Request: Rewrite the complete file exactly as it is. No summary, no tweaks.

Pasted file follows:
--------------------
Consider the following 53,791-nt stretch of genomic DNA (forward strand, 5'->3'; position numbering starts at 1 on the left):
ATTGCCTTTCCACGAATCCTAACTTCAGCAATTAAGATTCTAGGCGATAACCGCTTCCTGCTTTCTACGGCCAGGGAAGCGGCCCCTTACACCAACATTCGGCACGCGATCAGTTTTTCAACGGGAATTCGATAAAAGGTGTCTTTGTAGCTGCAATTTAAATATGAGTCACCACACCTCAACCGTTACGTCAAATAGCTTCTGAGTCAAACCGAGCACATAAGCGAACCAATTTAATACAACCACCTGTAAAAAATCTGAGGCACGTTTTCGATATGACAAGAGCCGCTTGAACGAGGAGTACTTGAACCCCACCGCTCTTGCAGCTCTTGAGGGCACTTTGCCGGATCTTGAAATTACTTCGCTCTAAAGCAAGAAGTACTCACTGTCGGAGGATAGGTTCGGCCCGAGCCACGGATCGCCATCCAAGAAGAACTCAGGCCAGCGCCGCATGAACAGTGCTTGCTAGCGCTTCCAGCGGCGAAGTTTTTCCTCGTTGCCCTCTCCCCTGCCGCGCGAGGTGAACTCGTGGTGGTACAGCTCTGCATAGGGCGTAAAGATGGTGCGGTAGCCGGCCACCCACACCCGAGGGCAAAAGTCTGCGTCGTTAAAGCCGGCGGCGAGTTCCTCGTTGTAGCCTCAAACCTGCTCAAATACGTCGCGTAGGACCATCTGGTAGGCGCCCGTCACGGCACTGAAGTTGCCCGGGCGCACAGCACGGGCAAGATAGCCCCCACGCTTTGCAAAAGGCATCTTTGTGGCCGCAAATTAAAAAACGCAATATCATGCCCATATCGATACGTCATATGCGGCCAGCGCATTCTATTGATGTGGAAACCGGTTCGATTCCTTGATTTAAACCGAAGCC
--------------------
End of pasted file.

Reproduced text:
Consider the following 53,791-nt stretch of genomic DNA (forward strand, 5'->3'; position numbering starts at 1 on the left):
ATTGCCTTTCCACGAATCCTAACTTCAGCAATTAAGATTCTAGGCGATAACCGCTTCCTGCTTTCTACGGCCAGGGAAGCGGCCCCTTACACCAACATTCGGCACGCGATCAGTTTTTCAACGGGAATTCGATAAAAGGTGTCTTTGTAGCTGCAATTTAAATATGAGTCACCACACCTCAACCGTTACGTCAAATAGCTTCTGAGTCAAACCGAGCACATAAGCGAACCAATTTAATACAACCACCTGTAAAAAATCTGAGGCACGTTTTCGATATGACAAGAGCCGCTTGAACGAGGAGTACTTGAACCCCACCGCTCTTGCAGCTCTTGAGGGCACTTTGCCGGATCTTGAAATTACTTCGCTCTAAAGCAAGAAGTACTCACTGTCGGAGGATAGGTTCGGCCCGAGCCACGGATCGCCATCCAAGAAGAACTCAGGCCAGCGCCGCATGAACAGTGCTTGCTAGCGCTTCCAGCGGCGAAGTTTTTCCTCGTTGCCCTCTCCCCTGCCGCGCGAGGTGAACTCGTGGTGGTACAGCTCTGCATAGGGCGTAAAGATGGTGCGGTAGCCGGCCACCCACACCCGAGGGCAAAAGTCTGCGTCGTTAAAGCCGGCGGCGAGTTCCTCGTTGTAGCCTCAAACCTGCTCAAATACGTCGCGTAGGACCATCTGGTAGGCGCCCGTCACGGCACTGAAGTTGCCCGGGCGCACAGCACGGGCAAGATAGCCCCCACGCTTTGCAAAAGGCATCTTTGTGGCCGCAAATTAAAAAACGCAATATCATGCCCATATCGATACGTCATATGCGGCCAGCGCATTCTATTGATGTGGAAACCGGTTCGATTCCTTGATTTAAACCGAAGCC